Sirius dropped the already abused broomstick, breaking off one of the valuable twigs. Only four other people, in the history of Hogwarts had been sent to clean the Owlery. Only one survived (or so Hogwarts lore went). If you were lucky enough not to slip in owl dung and break your head open on the floor, and if you were lucky enough not to catch pneumonia while cleaning, and if you didn’t suffocate because of the smell, you still had to watch out for the owls. While the owls of Hogwarts generally behaved while their owners were in to mail a letter or bring their pet a treat, they always seemed to simply know when someone was there to clean. The owls would divebomb, attack, scratch, bitch, and try to eat whoever was unfortunate enough to be sent to sweep out their hay and droppings and collection of mouse bones.
But he survived even this.
Fortunately, there was an owl treat in the back pocket of his dragon jeans and by throwing it into the midst of the owls for them to fight for, Sirius was able to sweep his wand around the room and make it at least smell a bit more presentable. He enjoyed himself by watching a few moments of Owl Gladiator (a large barn owl had the treat in its beak when a vicious screech with only one ear pecked it in the eye, causing another free-for-all). Sirius faked a limp when he emerged from the Owlery, which seemed to please the caretaker and he was released to do his detention with Professor McGonagall, who must have been feeling uncreative, because she only made him write, “The only people who go outside the castle at three in the morning are dimwits like myself” a thousand times.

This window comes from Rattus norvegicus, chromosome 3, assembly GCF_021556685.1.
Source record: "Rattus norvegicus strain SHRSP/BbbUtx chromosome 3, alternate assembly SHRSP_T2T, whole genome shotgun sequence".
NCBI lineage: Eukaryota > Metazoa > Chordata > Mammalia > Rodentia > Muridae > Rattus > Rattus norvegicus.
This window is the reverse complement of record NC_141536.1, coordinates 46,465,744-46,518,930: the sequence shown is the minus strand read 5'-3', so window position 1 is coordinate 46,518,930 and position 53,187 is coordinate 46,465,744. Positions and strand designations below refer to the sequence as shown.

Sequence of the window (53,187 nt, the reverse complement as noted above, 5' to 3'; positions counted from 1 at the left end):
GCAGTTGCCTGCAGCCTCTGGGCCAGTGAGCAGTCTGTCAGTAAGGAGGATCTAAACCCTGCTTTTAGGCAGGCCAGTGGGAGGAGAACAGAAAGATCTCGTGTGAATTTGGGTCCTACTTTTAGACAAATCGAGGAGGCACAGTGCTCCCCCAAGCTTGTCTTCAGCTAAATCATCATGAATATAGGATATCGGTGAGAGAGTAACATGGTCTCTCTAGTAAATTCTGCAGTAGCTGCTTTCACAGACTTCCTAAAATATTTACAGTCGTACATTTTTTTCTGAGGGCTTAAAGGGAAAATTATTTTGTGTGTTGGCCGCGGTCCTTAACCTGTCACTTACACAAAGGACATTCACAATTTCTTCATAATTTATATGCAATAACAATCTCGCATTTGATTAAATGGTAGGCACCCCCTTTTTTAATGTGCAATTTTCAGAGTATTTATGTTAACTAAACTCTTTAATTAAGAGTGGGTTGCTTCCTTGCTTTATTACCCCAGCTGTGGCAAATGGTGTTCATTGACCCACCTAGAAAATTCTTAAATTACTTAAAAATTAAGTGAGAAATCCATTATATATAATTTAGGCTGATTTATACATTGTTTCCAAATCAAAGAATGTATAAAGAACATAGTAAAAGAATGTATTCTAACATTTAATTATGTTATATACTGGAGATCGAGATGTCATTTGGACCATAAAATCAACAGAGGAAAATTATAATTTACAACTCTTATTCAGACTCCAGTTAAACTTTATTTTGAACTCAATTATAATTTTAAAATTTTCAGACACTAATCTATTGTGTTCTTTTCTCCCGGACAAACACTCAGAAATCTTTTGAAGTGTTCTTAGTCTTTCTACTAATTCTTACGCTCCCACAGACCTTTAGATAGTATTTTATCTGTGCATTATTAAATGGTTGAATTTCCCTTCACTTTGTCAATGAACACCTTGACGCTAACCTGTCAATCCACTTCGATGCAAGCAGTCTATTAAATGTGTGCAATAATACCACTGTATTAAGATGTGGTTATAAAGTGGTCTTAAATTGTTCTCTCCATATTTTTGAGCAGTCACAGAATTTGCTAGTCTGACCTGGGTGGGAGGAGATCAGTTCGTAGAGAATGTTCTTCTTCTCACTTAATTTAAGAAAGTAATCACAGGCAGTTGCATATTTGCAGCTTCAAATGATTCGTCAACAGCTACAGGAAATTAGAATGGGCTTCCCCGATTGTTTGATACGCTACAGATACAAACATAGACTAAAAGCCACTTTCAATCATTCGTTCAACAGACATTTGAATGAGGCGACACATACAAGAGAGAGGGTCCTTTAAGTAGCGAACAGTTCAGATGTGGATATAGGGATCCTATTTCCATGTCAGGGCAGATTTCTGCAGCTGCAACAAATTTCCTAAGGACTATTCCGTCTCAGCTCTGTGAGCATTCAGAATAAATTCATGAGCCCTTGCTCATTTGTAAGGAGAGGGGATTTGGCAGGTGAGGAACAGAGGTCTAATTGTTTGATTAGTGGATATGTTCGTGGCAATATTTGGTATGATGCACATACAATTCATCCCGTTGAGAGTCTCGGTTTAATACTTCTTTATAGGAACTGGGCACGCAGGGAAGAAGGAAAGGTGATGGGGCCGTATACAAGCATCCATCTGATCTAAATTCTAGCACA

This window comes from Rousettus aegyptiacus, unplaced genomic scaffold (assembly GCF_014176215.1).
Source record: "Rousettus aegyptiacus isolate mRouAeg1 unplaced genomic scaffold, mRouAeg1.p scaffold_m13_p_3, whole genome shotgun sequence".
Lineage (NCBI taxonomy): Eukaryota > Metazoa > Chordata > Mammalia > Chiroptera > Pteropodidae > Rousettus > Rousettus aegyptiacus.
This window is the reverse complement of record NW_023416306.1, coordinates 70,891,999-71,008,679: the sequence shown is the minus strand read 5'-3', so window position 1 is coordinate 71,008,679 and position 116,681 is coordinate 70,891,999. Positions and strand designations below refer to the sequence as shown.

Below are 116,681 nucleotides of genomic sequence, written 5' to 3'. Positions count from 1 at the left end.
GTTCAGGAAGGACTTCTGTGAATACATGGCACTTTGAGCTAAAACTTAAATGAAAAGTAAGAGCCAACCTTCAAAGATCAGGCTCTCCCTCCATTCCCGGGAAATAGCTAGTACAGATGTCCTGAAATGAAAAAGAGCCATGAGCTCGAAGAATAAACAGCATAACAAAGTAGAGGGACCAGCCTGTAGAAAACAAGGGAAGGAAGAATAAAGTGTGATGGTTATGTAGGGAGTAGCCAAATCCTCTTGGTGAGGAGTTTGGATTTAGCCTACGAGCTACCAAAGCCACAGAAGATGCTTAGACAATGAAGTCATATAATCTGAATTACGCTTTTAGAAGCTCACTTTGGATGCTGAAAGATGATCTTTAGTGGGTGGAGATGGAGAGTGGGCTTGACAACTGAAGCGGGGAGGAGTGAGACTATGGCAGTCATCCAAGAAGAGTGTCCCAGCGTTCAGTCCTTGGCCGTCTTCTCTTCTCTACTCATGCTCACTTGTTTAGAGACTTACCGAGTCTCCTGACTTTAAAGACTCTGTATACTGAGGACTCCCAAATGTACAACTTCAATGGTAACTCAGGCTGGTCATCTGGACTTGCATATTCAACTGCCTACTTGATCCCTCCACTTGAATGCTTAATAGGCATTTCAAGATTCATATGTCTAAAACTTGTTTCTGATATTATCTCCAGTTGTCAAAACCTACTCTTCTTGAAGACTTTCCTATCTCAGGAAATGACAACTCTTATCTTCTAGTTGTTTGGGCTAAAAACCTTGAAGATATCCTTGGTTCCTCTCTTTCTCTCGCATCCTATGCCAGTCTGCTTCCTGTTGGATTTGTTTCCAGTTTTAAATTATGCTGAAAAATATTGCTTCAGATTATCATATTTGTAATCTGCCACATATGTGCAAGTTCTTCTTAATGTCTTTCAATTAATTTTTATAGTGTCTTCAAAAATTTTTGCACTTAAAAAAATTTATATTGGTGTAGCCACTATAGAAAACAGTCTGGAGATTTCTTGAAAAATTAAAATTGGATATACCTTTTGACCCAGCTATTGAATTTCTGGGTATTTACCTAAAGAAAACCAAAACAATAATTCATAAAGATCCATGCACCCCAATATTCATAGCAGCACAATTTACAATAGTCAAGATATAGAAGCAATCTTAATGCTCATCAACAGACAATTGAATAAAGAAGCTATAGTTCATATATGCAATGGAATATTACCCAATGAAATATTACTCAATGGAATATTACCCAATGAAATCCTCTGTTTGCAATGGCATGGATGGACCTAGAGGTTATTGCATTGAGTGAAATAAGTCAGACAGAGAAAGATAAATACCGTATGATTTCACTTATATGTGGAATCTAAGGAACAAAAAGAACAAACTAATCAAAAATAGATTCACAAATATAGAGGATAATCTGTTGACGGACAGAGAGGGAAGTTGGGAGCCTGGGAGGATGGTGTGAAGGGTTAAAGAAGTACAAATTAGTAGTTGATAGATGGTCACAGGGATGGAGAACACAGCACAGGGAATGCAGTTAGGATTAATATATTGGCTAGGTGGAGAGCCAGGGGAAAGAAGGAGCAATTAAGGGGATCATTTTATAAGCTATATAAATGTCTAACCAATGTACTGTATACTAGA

“Did you get dressed in the dark this morning, Mister Black?’ McGonagall said, releasing a rare chuckle while Sirius settled himself down and began to write all the while mumbling darkly about dragon pants and societies for women.
He, if not his hand, survived this as well.
Only two more Saturdays and three more Sundays just like this to go.
Sirius took the long way—the very, very, very, long way—to Gryffindor Tower; he wasn’t exactly thrilled at the prospect of getting caught in a shirt promoting a club for distressed witches who banded together, a pair of tight jeans that said “I love dragons,” a bathrobe, and slippers. He did well in avoiding the populace that wasn’t yet allowed to go to Hogsmeade, but he still had to face the common room, the thought of which was not appealing.